The New Avengers: The Collective

The New Avengers: The Collective
Alternative editions:
New Avengers The Collective review
Alternative editions:
  • UK publisher / ISBN: Marvel - 1-90523-968-8
  • North American Publisher / ISBN: Marvel - 0-7851-1987-6
  • Volume No.: 4
  • Release date: 2007
  • UPC: 9780785119876
  • Contains adult content?: no
  • Does this pass the Bechdel test?: no
  • Positive minority portrayal?: no
  • CATEGORIES: Superhero

The Collective is four-fifths of a cracking good read, but rather falls to pieces at the end. It’s apparent why Ms Marvel (later Captain Marvel) was introduced in Secrets and Lies, and we have the novelty of the all-powerful hero who’s sometimes clinically depressed. There’s the suspicion that this is a narrative device employed by Brian Michael Bendis to have his cake and eat it, permitting both the deus ex machina save while also ensuring there are enemies who can give the remaining Avengers a hard time.

Bendis introduces an intriguing new foe with a secret, and when that secret’s revealed it’s very good indeed, although there are ties to previous continuity and other events that may not make complete sense in isolation. They’re rather dismissed in context, and it takes a supplementary chapter to give some perspective when The Collective is gathered with other material in hardcover New Avengers Omnibus.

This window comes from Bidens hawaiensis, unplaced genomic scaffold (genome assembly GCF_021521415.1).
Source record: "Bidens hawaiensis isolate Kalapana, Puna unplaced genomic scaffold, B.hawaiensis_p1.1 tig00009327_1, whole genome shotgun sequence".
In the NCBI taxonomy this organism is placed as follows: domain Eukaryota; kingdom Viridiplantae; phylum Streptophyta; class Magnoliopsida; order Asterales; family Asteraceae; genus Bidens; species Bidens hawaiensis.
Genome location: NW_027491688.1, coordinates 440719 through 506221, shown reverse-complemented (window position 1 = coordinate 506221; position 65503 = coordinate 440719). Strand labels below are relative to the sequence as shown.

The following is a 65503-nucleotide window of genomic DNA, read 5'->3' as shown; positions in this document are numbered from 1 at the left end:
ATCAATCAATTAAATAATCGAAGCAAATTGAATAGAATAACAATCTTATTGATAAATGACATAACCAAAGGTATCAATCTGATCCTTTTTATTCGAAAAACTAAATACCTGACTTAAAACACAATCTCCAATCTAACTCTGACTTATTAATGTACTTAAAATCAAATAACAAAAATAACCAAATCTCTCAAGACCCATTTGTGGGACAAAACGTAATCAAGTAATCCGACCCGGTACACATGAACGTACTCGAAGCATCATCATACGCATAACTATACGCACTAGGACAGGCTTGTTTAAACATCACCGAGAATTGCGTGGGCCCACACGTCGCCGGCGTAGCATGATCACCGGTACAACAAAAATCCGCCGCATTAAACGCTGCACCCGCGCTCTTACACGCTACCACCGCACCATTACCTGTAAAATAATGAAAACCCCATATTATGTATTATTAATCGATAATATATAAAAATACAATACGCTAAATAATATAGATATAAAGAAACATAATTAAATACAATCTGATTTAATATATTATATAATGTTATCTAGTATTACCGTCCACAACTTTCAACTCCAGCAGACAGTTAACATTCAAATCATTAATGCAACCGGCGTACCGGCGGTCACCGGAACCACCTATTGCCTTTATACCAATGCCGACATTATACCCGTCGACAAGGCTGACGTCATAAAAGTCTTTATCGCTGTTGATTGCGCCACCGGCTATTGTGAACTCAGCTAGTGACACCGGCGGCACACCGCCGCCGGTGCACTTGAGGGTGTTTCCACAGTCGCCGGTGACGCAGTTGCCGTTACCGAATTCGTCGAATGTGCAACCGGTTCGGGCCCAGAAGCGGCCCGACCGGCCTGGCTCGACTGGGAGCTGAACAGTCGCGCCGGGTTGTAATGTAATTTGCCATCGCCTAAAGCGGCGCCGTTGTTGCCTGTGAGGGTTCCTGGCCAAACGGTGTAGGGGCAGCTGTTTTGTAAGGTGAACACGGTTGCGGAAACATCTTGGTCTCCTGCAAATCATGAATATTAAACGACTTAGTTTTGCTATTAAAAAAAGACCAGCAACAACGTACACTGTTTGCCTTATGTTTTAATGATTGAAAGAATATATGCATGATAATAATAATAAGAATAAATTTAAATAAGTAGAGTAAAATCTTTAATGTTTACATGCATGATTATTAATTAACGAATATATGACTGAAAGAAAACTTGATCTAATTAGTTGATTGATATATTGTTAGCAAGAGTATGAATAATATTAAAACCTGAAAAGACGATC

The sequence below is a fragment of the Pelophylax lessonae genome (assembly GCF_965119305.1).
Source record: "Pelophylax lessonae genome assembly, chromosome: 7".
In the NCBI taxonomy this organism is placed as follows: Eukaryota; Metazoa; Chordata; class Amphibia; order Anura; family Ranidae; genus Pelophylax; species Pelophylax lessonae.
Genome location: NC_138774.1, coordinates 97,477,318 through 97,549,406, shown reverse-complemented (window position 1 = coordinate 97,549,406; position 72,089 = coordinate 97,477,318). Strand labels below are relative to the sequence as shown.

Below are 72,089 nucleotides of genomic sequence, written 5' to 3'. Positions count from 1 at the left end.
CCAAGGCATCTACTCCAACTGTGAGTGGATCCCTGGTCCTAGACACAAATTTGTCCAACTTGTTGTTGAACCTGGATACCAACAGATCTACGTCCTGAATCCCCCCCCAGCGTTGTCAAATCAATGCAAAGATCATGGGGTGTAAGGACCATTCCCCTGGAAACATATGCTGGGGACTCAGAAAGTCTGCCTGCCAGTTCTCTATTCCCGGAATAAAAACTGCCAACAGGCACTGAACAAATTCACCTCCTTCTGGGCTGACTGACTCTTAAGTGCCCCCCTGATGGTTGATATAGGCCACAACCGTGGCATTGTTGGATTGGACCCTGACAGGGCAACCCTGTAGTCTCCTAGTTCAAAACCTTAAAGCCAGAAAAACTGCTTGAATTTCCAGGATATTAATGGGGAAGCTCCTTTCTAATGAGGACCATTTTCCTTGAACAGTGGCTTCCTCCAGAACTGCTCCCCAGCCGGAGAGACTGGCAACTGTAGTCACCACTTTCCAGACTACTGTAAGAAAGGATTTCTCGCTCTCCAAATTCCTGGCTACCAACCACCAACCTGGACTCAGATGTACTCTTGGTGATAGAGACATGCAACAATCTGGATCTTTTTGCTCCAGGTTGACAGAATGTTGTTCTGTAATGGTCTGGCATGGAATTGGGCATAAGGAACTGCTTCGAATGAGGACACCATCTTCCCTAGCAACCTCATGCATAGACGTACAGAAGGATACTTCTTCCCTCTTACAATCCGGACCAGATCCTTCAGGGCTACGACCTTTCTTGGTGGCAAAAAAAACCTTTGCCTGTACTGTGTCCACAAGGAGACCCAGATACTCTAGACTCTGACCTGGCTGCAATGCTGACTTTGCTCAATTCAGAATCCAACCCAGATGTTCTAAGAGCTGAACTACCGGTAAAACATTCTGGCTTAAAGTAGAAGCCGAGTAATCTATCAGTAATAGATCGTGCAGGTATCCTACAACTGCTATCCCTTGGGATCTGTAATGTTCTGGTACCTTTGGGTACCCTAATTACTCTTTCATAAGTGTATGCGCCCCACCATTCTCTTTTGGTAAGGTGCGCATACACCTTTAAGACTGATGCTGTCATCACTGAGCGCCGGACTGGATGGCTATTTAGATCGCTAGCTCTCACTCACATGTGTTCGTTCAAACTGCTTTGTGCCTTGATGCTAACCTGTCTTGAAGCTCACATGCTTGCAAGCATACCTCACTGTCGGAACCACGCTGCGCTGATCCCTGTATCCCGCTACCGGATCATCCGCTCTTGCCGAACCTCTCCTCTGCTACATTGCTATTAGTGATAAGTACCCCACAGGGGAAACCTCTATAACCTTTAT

Before the slam-bang action epic there’s a quieter moment involving the Avengers plonking themselves down on a Detroit street corner and attempting to sort out some more everyday problems. “An abandoned building being used as a crack house sitting right next door to a damn elementary school”, fumes Luke Cage, “We’re going to ask the guys in charge how something like that is allowed to be there. And if that don’t work I’m gonna come back here and knock it down with my bare hands.” It’s part of Cage’s conditions submitted when joining the new Avengers team, that there would be some street level work.

Another thread running through the book, and handled extremely well, is the antagonistic relationship between Tony Stark/Iron Man and Maria Hill, head of spy agency S.H.I.E.L.D. The Avengers are keeping secrets, she doesn’t like it, and this plays out in unpredictable fashion.

There’s not any problem with the art. Steve McNiven handles the opening chapter, and Mike Deodato is superlative for the remainder. As noted, though, the conclusion doesn’t match the remainder, requiring much technobabble. Don’t let it put you off what’s otherwise an enjoyable read. And it’s a final time for some while to see these Avengers together. The next collection is Civil War.